Common yardsticks such as dividend yield, the ratio of price to earnings or to book value, and even growth rates have nothing to do with valuation except to the extent they provide clues to the amount and timing of cash flows into and from the business. Indeed, growth can destroy value if it requires cash inputs in the early years of a project or enterprise that exceed the discounted value of the cash that those assets will generate in later years.
Market commentators and investment managers who glibly refer to “growth” and “value” styles as contrasting approaches to investment are displaying their ignorance, not their sophistication. Growth is simply a component ¾ usually a plus, sometimes a minus ¾ in the value equation.
Alas, though Aesop’s proposition and the third variable ¾ that is, interest rates ¾ are simple, plugging in numbers for the other two variables is a difficult task. Using precise numbers is, in fact, foolish; working with a range of possibilities is the better approach. Usually, the range must be so wide that no useful conclusion can be reached. Occasionally, though, even very conservative estimates about the future emergence of birds reveal that the price quoted is startlingly low in
relation to value. (Let’s call this phenomenon the IBT ¾ Inefficient Bush Theory.) To be sure, an investor needs some general understanding of business economics as well as the ability to think independently to reach a wellfounded positive conclusion. But the investor does not need brilliance nor blinding insights.
Now, speculation — in which the focus is not on what an asset will produce but rather on what the next fellow will pay for it — is neither illegal, immoral nor un-American. But it is not a game in which Charlie and I wish to play. We bring nothing to the party, so why should we expect to take anything home?
The line separating investment and speculation, which is never bright and clear, becomes blurred still further when most market participants have recently enjoyed triumphs.
At Berkshire, we make no attempt to pick the few winners that will emerge from an ocean of unproven enterprises. We’re not smart enough to do that, and we know it. Instead, we try to apply Aesop’s 2,600-year-old equation to opportunities in which we have reasonable confidence as to how many birds are in the bush and when they will emerge (a formulation that my grandsons would probably update to “A girl in a convertible is worth five in the phonebook.”). Obviously, we can never precisely predict the timing of cash flows in and out of a business or their exact amount. We try, therefore, to keep our estimates conservative and to focus on industries where business surprises are unlikely to wreak havoc on owners. Even so, we make many mistakes: I’m the fellow, remember, who thought he understood the future economics of trading stamps, textiles, shoes and second-tier department stores.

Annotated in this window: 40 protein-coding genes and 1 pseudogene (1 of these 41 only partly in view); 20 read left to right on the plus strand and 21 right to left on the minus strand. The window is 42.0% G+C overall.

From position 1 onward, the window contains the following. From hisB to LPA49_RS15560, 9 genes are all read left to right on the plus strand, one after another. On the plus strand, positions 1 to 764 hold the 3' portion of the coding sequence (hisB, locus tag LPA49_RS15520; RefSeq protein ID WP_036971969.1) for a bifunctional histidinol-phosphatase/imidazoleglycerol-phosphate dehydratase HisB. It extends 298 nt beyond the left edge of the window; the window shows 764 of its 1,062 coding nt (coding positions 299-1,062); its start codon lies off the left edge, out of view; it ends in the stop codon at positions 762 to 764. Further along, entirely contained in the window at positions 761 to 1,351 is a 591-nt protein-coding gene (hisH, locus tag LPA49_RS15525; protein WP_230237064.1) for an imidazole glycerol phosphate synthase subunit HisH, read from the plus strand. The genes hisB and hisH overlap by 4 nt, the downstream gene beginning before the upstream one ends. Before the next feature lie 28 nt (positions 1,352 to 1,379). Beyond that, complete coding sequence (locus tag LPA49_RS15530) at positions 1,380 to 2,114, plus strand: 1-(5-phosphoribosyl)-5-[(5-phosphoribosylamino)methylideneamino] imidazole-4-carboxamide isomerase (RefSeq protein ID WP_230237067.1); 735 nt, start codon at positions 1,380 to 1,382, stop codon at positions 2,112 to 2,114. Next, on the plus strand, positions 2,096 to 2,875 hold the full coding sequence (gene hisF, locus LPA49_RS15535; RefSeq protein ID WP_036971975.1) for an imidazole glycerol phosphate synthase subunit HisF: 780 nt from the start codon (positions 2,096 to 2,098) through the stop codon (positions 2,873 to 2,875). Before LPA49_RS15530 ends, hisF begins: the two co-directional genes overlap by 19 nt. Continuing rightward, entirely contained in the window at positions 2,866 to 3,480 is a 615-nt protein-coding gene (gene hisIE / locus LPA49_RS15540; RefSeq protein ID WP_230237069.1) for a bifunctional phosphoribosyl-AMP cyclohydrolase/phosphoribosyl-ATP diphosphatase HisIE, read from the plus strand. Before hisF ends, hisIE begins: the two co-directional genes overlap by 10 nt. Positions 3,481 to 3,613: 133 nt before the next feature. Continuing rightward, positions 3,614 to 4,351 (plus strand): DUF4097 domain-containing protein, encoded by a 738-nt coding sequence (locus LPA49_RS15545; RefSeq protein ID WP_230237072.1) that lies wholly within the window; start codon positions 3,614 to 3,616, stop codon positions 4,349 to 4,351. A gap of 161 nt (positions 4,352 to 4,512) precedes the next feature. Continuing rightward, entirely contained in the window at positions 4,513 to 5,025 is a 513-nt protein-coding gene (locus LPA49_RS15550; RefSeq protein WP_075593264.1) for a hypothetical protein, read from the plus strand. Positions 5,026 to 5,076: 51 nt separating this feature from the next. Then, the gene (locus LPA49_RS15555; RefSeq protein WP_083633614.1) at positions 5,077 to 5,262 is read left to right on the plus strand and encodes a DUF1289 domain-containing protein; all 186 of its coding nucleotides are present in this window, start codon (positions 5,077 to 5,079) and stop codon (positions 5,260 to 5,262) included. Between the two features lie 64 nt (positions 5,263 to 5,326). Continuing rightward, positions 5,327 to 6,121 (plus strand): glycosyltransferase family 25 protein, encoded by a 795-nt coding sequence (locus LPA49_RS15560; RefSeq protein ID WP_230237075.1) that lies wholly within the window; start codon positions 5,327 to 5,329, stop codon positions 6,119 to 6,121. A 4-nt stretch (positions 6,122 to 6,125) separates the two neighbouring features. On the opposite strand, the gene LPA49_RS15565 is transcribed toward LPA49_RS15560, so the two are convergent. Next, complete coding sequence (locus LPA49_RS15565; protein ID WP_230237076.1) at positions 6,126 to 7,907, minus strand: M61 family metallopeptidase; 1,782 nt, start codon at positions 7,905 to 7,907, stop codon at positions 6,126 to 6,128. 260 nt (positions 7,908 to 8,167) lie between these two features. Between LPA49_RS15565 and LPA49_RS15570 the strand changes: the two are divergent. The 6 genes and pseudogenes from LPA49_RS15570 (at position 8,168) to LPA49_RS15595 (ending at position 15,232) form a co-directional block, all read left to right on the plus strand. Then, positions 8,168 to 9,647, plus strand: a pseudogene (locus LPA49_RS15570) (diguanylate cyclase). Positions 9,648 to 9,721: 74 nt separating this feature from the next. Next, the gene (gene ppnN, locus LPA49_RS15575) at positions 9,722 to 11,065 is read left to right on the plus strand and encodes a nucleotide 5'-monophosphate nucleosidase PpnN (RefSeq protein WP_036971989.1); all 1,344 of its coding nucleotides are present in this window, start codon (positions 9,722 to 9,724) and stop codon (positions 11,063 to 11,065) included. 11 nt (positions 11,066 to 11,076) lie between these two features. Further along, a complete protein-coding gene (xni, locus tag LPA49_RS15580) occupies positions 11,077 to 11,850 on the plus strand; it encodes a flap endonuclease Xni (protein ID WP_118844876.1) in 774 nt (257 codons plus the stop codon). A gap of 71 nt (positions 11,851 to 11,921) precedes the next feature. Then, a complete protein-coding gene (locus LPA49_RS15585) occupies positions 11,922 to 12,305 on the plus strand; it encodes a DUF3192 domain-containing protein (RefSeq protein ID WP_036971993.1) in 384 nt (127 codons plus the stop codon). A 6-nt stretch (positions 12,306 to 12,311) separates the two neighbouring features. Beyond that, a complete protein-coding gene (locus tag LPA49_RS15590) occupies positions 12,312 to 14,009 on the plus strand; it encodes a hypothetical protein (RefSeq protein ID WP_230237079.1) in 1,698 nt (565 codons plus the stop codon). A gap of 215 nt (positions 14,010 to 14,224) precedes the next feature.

Lately, the most promising “bushes” have been negotiated transactions for entire businesses, and that pleases us. You should clearly understand, however, that these acquisitions will at best provide us only reasonable returns. Really juicy results from negotiated deals can be anticipated only when capital markets are severely
constrained and the whole business world is pessimistic. We are 180 degrees from that point.
At Berkshire, full reporting means giving you the information that we would wish you to give to us if our positions were reversed. What Charlie and I would want under that circumstance would be all the important facts about current operations as well as the CEO’s frank view of the long-term economic characteristics of the business.
We would expect both a lot of financial details and a discussion of any significant data we would need to interpret what was presented.
When Charlie and I read reports, we have no interest in pictures of personnel, plants or products. References to EBITDA make us shudder ¾ does management think the tooth fairy pays for capital expenditures? We’re very suspicious of accounting methodology that is vague or unclear, since too often that means management
wishes to hide something.